The Issue - A hidden affliction inflamed by ignorance

18th October 2013 at 01:00
Schools need to get clued up about inflammatory bowel disease, before it ruins students' chances of a normal education

Teaching is a profession that loves acronyms but one in particular, IBD (inflammatory bowel disease), is strangely absent from most schools. As someone with the illness, and a teacher, I am more aware than most of how big a problem this absence is. IBD affected my own education. Because of my condition, I missed two years of school, achieving only three GCE qualifications. IBD also drastically affected my confidence and ability to make friends.

You may think IBD is rare but it affects at least 300,000 people in the UK, with another 10,000 young people expected to be diagnosed by 2014, according to the charity Crohn's and Colitis UK (Crohn's disease and ulcerative colitis are the two main forms of IBD). It is likely that you will have a child with IBD in your class every few years.

Crohn's and Colitis UK recently conducted a survey of young IBD sufferers and discovered that more than two-thirds of them believed their disease had prevented them from reaching their educational potential. This is unsurprising. Little is known in schools about the condition and how to support student sufferers.

In my 20 years in education, I have worked with and had experience of both teachers and special educational needs coordinators (Sencos) who had only a rudimentary understanding of IBD or none at all. I have even seen a deputy headteacher responsible for special needs refuse to discuss the problems that two children were facing as a result of IBD; in her eyes, they were using their illness to get out of doing work.

Schools need to do better; first, by researching the disease. IBD is a chronic problem in which the intestines become swollen, inflamed and ulcerated. Symptoms include acute abdominal pain, weight loss, a constant urge to have bowel movements, diarrhoea and severe fatigue. These symptoms can vary in severity from person to person, and can come on suddenly and unpredictably, causing stress, anxiety and embarrassment.

Schools need to put strategies in place to assist young people with IBD. Teachers should place these students near the exit, possibly giving them a card so that they can indicate subtly when they need to go to the toilet during lessons. If you have a no-toilet-break policy, bending it for these students is essential, but scrapping it would be preferable so as not to highlight that such children are out of the ordinary.

Be aware that IBD has psychological as well as physical effects. According to a survey carried out by Crohn's and Colitis UK, 79 per cent of young people with IBD said the disease had affected their confidence and self-esteem, leading to them feeling isolated. Teachers must try to manage students' anxieties, particularly over class presentations. Talking to these students about possible bullying is also important.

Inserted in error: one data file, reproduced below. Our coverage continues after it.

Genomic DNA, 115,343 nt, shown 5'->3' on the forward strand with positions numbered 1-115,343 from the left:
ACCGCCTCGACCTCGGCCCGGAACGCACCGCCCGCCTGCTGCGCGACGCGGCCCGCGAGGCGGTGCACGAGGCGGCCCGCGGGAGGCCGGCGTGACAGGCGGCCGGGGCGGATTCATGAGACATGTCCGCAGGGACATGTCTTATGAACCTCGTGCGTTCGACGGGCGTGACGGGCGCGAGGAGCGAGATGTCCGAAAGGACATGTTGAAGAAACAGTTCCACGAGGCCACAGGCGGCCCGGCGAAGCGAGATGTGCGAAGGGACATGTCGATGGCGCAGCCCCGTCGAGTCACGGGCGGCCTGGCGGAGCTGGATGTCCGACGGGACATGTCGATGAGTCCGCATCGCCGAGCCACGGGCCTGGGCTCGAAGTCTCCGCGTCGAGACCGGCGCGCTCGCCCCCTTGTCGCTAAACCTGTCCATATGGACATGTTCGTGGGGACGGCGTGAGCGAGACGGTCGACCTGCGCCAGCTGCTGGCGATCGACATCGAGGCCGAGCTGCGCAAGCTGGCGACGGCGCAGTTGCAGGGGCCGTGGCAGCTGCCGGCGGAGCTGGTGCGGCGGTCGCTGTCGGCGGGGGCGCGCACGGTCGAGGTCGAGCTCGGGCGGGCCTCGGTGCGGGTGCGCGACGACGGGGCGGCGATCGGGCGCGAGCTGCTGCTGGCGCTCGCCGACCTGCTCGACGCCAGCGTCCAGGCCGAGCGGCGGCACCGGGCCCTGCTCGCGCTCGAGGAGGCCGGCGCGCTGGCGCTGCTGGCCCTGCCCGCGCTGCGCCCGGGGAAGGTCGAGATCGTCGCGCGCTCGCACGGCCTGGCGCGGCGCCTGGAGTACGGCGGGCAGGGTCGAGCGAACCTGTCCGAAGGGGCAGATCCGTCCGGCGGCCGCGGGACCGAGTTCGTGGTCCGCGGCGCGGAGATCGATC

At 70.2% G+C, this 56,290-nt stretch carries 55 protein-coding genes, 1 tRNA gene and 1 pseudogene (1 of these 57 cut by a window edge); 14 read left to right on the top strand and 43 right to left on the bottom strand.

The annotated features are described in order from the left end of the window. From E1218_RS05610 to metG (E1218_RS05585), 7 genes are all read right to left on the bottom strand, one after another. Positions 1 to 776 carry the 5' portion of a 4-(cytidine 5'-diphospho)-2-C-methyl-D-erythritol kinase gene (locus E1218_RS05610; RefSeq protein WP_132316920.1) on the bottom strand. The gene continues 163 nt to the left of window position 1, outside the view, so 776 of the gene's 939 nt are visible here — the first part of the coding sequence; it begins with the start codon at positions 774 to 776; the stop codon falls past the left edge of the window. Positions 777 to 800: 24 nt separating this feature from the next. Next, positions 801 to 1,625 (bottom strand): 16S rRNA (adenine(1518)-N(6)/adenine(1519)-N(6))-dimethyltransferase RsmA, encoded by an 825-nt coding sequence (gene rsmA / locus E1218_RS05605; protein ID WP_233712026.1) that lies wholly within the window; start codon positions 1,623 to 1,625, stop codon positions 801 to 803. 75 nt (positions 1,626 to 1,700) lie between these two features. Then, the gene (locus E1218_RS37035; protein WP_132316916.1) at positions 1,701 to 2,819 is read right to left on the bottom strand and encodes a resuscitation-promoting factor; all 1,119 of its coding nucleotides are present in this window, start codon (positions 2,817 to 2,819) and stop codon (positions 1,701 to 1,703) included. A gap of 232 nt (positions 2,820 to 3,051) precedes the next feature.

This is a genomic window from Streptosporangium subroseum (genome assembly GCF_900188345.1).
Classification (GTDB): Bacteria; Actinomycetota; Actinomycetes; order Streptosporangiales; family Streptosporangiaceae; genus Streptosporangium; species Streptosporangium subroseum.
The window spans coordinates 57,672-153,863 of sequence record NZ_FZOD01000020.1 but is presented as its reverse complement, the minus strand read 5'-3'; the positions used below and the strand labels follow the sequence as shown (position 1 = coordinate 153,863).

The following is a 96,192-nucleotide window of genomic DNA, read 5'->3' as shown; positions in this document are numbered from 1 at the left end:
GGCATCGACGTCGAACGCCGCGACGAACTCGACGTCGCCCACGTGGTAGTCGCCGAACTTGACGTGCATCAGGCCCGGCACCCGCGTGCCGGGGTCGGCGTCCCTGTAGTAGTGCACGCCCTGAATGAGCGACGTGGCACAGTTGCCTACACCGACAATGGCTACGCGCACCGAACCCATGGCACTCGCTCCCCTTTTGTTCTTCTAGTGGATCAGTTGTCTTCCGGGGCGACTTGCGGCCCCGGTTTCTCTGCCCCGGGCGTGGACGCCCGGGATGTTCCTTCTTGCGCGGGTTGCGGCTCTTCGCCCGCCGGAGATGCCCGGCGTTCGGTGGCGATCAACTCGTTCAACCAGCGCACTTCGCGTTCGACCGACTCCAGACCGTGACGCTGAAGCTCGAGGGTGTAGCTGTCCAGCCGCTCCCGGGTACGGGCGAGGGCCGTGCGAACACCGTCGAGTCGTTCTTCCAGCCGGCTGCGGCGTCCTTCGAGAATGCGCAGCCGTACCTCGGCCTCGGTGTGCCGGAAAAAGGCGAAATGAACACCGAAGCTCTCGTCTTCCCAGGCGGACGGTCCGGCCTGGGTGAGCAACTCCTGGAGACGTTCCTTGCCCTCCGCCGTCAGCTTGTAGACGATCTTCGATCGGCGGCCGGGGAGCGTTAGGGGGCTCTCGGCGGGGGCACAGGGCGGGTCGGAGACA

Teachers should be proactive in other respects, too. It can often be the case that the form tutor ends up being the key contact for the IBD sufferer and their family. It is incredibly important that the information gleaned is passed on and the teacher becomes a liaison between the student and the rest of the school. For example, in the case of students who have had operations and have been fitted with stoma bags, the form tutor should pre-brief other teachers on the disease and its implications, especially ahead of physical education lessons.

Children who have IBD also need to be supported academically. IBD can flare up to such an extent that sufferers can be off school for weeks at a time. Setting long-term homework and offering intensive coaching to children on their return is vital so they are not left behind. Form teachers or Sencos should prepare weekly work packs and projects for parents, who should be in close contact with teachers.

IBD is a manageable but misunderstood condition, in the young in particular. Teachers have to educate themselves about it. The change we need is achievable and would allow thousands to reach their potential and develop fulfilling lives. IBD should not be a stigma or a handicap to success.

Julia Metcalfe is a full-time private tutor who previously taught at Langley Grammar School in Berkshire, south-east England. Crohn's and Colitis UK provides a support network and information resource for people and families affected by ulcerative colitis and Crohn's disease. Free information packs and sheets are available at

In short

Schools tend not to have sufficient understanding of inflammatory bowel disease.

Institutions need to be more aware of the impact that IBD can have on students, not just physically but emotionally, too.

Toilet breaks, someone to liaise between the student and staff members, and pastoral support are required.

If there is a support system in place, having IBD should not hinder a student's education.

What else?

This recent report from Crohn's and Colitis UK gives a comprehensive rundown of inflammatory bowel disease and its effects on children.


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